The best book club recommendations come from those that write and read, a lot. I asked the British Mummy Bloggers social network for their best reads … and they sent me more than 50 recommendations! This list has a summer slant, but all look like good picks. I’ve given credit to the contributor after each entry. Enjoy!
1. The Boy With the TopKnot: A Memoir of Love, Secrets and Lies in Wolverhampton by Sathnam Sanghera. Growing up as a punjabi in Wolverhampton in the eighties. (Living with Kids)
4. Like Bees to Honey by Caroline Smailes. A story of loss, redemption and ghosts. It is a magical tale that will live with you long after you finish reading. “I’m reading it now, and it’s excellent.” (notSupermum)
6. The Handmaid’s Tale by Margaret Atwood. Nominated for the 1986 Booker Prize, The Handmaid’s Tale is a feminist novel and work of speculative fiction that explores the darker interconnections between politics and sex. (Babyrambles)
12. What Mothers Do Especially When It Looks Like Nothing by Naomi Stadlin. “I swear it should come in your Bounty pack and be prescribed by GPs – so not a novel or anything, but one of the best things I’ve ever spent my time on!” (Diary of a First Child)
13. The Gargoyle by Andrew Davidson. “Romantic, weepy, moving, all about the power of faith and love to help people do amazing things. I am not generally soppy in the slightest, but this book made me long for my husband and boys when I was away for five days. For the first time EVER.” (My Shorter Stories)
15. ‘Millennium Trilogy’ by Stieg Larssen (aka The Girl With The Dragon Tattoo series). Violent but good escapist stuff, and how many heroins with Asperger’s Syndrome are there out there? (My Shorter Stories)
20. Grace Paley for amazing short stories about the most ordinary of things: she writes about her ex and current husbands meeting over breakfast, and calls one Livid and one Pallid. (My Shorter Stories)
23. The Southern Vampire series by Charlaine Harris is a big hit (otherwise known as the True Blood novels and far better than the TV series). If you want to delve further into urban fantasy I’d thoroughly recommend Laurell K Hamilton’s Anita Blake series. I’ve just finished reading the latest, Bullet, and it packs the most amazing punch ever. (Glowstars)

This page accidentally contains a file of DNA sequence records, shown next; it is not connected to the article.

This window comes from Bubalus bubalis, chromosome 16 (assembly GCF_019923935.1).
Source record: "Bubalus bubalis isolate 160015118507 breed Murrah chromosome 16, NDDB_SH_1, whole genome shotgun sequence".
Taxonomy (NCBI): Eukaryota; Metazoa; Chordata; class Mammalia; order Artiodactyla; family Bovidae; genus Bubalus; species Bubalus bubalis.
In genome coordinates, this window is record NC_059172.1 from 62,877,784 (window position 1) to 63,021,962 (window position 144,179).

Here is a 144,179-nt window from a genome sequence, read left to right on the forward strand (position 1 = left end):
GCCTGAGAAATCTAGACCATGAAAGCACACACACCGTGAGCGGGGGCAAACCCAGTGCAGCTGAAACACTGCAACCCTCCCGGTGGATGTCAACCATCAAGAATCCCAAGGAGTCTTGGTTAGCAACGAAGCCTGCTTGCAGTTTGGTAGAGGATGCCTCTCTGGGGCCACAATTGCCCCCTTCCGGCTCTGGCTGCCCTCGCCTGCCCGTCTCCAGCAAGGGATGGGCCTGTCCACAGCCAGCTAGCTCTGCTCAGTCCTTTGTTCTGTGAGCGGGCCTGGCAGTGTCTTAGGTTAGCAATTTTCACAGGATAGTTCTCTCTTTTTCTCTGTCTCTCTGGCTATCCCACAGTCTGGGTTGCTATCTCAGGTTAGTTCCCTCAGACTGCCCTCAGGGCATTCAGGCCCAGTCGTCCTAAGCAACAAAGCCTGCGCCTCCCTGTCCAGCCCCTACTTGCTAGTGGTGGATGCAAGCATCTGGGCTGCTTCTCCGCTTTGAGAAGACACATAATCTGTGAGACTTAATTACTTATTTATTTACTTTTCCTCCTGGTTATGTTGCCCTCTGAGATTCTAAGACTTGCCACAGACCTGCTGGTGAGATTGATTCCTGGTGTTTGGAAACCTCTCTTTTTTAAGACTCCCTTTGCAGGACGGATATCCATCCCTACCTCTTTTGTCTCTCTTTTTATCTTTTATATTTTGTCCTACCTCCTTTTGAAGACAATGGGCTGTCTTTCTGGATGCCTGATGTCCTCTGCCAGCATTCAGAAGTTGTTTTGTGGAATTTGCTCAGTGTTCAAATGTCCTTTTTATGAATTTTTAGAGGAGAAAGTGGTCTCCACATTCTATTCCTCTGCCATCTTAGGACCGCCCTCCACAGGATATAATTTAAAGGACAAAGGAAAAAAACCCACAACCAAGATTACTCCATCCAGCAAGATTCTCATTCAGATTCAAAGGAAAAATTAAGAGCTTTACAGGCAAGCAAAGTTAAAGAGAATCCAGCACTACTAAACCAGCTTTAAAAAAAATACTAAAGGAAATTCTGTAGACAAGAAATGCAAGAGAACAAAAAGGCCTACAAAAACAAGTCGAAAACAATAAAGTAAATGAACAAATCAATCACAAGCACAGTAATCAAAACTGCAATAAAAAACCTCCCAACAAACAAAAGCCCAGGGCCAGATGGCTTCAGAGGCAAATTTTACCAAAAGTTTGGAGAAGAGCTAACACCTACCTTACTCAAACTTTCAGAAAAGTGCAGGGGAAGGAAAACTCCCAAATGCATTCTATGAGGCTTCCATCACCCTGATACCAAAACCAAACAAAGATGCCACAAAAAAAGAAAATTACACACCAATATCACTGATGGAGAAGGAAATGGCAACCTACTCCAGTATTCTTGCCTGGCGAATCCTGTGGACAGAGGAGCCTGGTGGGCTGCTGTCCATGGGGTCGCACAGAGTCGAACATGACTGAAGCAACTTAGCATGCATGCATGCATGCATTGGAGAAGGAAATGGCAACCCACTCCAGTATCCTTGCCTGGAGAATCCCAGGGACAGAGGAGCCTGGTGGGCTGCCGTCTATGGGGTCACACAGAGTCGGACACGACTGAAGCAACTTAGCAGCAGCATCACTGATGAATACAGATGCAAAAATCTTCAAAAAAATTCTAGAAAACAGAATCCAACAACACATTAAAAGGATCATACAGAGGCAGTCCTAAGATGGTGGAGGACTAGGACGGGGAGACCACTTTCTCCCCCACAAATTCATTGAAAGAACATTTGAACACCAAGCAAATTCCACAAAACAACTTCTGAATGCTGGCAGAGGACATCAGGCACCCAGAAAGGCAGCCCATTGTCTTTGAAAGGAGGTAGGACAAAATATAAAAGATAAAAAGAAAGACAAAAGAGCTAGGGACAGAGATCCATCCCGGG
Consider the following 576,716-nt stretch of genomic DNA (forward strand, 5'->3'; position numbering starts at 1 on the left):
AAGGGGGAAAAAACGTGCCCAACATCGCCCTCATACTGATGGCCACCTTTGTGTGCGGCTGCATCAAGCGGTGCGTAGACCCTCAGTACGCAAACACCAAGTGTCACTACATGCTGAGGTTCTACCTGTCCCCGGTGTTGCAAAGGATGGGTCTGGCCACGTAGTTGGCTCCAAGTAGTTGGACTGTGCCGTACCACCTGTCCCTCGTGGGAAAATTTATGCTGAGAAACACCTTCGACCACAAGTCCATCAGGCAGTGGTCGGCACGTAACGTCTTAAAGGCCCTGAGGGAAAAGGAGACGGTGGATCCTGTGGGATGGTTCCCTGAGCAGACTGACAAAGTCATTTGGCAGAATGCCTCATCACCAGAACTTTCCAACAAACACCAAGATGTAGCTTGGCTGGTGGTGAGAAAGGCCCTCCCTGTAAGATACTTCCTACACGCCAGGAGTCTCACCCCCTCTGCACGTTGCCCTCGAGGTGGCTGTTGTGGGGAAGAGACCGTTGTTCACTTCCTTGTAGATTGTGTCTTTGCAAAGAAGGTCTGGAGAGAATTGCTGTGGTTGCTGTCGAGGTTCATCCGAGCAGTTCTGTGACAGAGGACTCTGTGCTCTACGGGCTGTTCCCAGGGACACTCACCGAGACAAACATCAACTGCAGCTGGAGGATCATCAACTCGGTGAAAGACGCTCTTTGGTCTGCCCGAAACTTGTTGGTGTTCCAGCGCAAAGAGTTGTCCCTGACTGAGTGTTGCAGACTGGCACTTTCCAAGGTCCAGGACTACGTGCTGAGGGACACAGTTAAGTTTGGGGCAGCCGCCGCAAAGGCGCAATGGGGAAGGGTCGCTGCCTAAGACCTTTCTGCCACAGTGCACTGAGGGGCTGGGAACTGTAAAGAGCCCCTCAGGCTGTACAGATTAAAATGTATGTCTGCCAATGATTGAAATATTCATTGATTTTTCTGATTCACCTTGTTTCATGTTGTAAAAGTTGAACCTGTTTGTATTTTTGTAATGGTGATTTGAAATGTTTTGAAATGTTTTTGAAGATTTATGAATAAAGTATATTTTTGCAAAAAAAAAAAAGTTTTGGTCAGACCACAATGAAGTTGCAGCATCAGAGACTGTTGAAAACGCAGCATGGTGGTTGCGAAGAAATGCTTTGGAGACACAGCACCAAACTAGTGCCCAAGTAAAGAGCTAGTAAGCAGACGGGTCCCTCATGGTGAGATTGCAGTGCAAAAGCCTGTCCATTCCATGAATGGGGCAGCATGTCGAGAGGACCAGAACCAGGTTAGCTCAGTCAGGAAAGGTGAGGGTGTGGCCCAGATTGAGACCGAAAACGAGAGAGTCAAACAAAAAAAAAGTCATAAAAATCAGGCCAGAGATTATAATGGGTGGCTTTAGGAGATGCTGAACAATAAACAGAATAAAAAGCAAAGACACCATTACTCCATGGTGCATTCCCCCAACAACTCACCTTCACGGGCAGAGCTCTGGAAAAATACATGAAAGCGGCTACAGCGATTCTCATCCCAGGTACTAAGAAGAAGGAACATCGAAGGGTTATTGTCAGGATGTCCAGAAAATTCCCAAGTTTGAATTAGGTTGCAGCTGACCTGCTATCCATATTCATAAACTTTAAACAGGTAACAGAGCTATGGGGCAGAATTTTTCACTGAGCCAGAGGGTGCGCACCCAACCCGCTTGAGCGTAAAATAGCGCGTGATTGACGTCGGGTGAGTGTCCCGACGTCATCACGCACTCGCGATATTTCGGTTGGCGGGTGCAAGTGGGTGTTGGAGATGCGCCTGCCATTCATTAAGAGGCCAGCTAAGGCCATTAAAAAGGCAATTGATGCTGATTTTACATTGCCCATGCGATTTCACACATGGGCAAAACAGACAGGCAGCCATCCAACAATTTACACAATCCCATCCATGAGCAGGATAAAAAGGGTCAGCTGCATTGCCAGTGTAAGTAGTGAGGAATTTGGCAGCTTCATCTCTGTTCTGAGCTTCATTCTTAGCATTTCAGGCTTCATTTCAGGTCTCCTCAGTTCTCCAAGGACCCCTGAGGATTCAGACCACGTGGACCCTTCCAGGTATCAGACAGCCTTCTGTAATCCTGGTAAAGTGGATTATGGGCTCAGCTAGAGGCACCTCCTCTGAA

26. ‘The Guernsey Literary and Potato Peel Pie Society’ by Mary Ann Schafer. “Brilliant, brilliant”. (Hot Cross Mum)
29. Dear Baby has a listed her favourite books here.
35. Of Bees and Mist by Erick Setiawan. “Unlike anything else I’ve read recently, this is a beautifully told adult fairytale, complete with dysfunctional families and the most appalling mother-in-law.” (Domesticalli)
36. I recommend the new novel by my friend Rebecca Frayn. It’s called Deceptions and is a quiet desperate thriller based on a newspaper clipping she once read, about a child that went missing. Kate Morris
37. I don’t usually get time to respond to these but thought I just had to for this one, because I have just finished an unputdownable book! The Hand That First Held Mine by Maggie OFarrell was a brilliant read with a fantastic story line, she also conveyed well, I thought, how it feels to be a first time mum with a new born. (Moments from Suburbia)
41. I’m currently reading ‘Her Fearful Symmetry’ by Audrey Niffenegger. So far so good. It’s not another ‘Time Travellers Wife’, but it’s beautifully written and eery. By total contrast, but still another ghost story, the last book I read was ‘Twenties Girl’ by Sophie Kinsella. Kinsella is the queen of chick-lit and I thoroughly enjoyed this one. Next on my list is Barbara Kingsolver’s ‘Lacuna‘. The best book I’ve read recently is ‘A Kind of Intimacy ‘by my friend, Jenn Ashworth. (Sandy Calico)
46. The Hour I First Believed by Wally Lamb. From Barnes & Noble: “Lamb travels well beyond his earlier work and embodies in his fiction myth, psychology, family history stretching back many generations, and the questions of faith that lie at the heart of everyday life. The result is an extraordinary tour de force, at once a meditation on the human condition and an unflinching yet compassionate evocation of character.” (Miss Behaving)
47. I Know This Much Is True by Wally Lamb. Oprah Book Club® Selection, June 1998: What if you were a 40-year-old house painter, horrifically abused, emotionally unavailable, and your identical twin was a paranoid schizophrenic who believed in public self-mutilation? (Miss Behaving)
Please leave your reading recommendations below.